|Soviet cruiser Zhdanov|
Zhdanov underway in 1974
|Career (Soviet Union)|
|Ordered:||3 December 1947|
|Builder:||Baltic Shipyard, Leningrad|
|Laid down:||11 February 1950|
|Launched:||27 December 1950|
|Commissioned:||31 December 1952|
|Decommissioned:||10 December 1989|
|Struck:||19 April 1990|
|Identification:||16, 62, 101, 117, 132, 642, 655, 854, 856, 857|
|Class & type:||Sverdlov-class cruiser|
|Beam:||22 m (72 ft 2 in)|
|Draught:||6.9 m (22 ft 8 in)|
|Propulsion:||2 shaft geared steam turbines, 6 boilers, 110,000 hp (82,000 kW)|
|Speed:||32.5 knots (60.2 km/h; 37.4 mph)|
|Range:||9,000 nmi (17,000 km; 10,000 mi) at 18 knots (33 km/h; 21 mph)|
Development and design
The Sverdlov-class cruisers, Soviet designation Project 68bis, were the last conventional gun cruisers built for the Soviet Navy. They were built in the 1950s and were based on Soviet, German, and Italian designs and concepts developed prior to the Second World War. They were modified to improve their sea keeping capabilities, allowing them to run at high speed in the rough waters of the North Atlantic. The basic hull was more modern and had better armor protection than the vast majority of the post Second World War gun cruiser designs built and deployed by peer nations. They also carried an extensive suite of modern radar equipment and anti-aircraft artillery. The Soviets originally planned to build 40 ships in the class, which would be supported by the Stalingrad-class battlecruisers and aircraft carriers.
The Sverdlov class displaced 13,600 tons standard and 16,640 tons at full load. They were 210 metres (689 ft 0 in) long overall and 205 metres (672 ft 7 in) long at the waterline. They had a beam of 22 metres (72 ft 2 in) and draught of 6.9 metres (22 ft 8 in) and typically had a complement of 1,250. The hull was a completely welded new design and the ships had a double bottom for over 75% of their length. The ship also had twenty-three watertight bulkheads. The Sverdlovs had six boilers providing steam to two shaft geared steam turbines generating 118,100 shaft horsepower (88,100 kW). This gave the ships a maximum speed of 32.5 knots (60.2 km/h; 37.4 mph). The cruisers had a range of 9,000 nautical miles (17,000 km; 10,000 mi) at 18 knots (33 km/h; 21 mph).
Sverdlov-class cruisers main armament included twelve 152 mm (6 in)/57 cal B-38 guns mounted in four triple Mk5-bis turrets. They also had twelve 100 mm (3.9 in)/56 cal Model 1934 guns in six twin SM-5-1 mounts. For anti-aircraft weaponry, the cruisers had thirty-two 37 mm (1.5 in) anti-aircraft guns in sixteen twin mounts and were also equipped with ten 533 mm (21 in) torpedo tubes in two mountings of five each.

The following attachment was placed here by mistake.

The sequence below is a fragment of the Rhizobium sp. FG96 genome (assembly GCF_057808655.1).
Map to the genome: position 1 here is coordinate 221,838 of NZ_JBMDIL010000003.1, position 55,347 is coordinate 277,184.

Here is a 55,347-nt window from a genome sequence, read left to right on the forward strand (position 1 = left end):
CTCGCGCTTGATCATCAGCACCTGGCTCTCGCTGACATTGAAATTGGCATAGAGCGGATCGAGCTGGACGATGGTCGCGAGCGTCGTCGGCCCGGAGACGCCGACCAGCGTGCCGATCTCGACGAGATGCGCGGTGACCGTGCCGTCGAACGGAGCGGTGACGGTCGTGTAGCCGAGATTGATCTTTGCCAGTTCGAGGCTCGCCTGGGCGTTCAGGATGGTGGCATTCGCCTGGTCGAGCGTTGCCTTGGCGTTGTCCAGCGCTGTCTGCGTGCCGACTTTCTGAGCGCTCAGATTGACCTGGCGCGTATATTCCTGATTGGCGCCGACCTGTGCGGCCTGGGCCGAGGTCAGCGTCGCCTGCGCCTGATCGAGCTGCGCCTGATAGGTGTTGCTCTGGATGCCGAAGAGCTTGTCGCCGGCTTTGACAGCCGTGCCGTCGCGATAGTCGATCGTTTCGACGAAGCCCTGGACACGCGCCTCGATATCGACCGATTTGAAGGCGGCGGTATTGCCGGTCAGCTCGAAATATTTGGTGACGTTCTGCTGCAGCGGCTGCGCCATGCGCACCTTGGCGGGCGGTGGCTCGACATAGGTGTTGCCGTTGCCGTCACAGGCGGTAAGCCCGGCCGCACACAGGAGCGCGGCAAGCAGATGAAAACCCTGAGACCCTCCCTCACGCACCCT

The cruisers' ultimate radar suite included one 'Big Net' or 'Top Trough' air search radar, one 'High Sieve' or 'Low Sieve' air search radar, one 'Knife Rest' air search radar and one 'Slim Net' air search radar. For navigational radar they had one 'Don-2' or 'Neptune' model. For fire control purposes the ships were equipped with two 'Sun Visor' radars, two 'Top Bow' 152 mm gun radars and eight 'Egg Cup' gun radars. For electronic countermeasures the ships were equipped with two 'Watch Dog' ECM systems.
Construction and career
Zhdanov was laid down on 11 February 1950 at Baltic Shipyard, Leningrad and launched on 27 December 1950. The vessel was commissioned on 31 December 1952. On 25 January 1953, the Soviet naval flag was raised aboard the ship when the cruiser became part of the 8th task force of the KBF. Her homeport was Tallinn. On 25 January 1954, on the occasion of the first anniversary of the raising of the naval flag, the commander-in-chief of the Soviet Navy, Admiral of the Fleet N.G. Kuznetsov, was present on the cruiser. On 24 December 1955, the cruiser was added to the Baltic Fleet.
In September 1988, Zhdanov took part in the exercises of the Black Sea Fleet "Autumn-88". The cruiser was command by Captain 1st Rank A. Rimashevsky. On 21 February 1989, the name Zhdanov was removed. A new one was not assigned, and the vessel was listed as KRU 101. On 10 December 1989, by order of the Commander-in-Chief of the Soviet Navy, the vessel was re-registered as the command cruiser Zhdanov.
On 19 April 1990, the Soviet Navy flag was lowered and disarmament of the cruiser began for transfer to the Stock Property Department for dismantling and sale. In February 1991, the crew of the cruiser was disbanded. The cruiser was sold to a private foreign company for scrap. On 27 November 1991, Zhdanov, with the tug Shakhtar, departed for the port of Alang, India, to be broken up.
- Gardiner and Chumbley, p. 378
- V., Zablotsky (2008). Cold War cruisers. Yauza. pp. 224. ISBN 978-5-699-26175-8.
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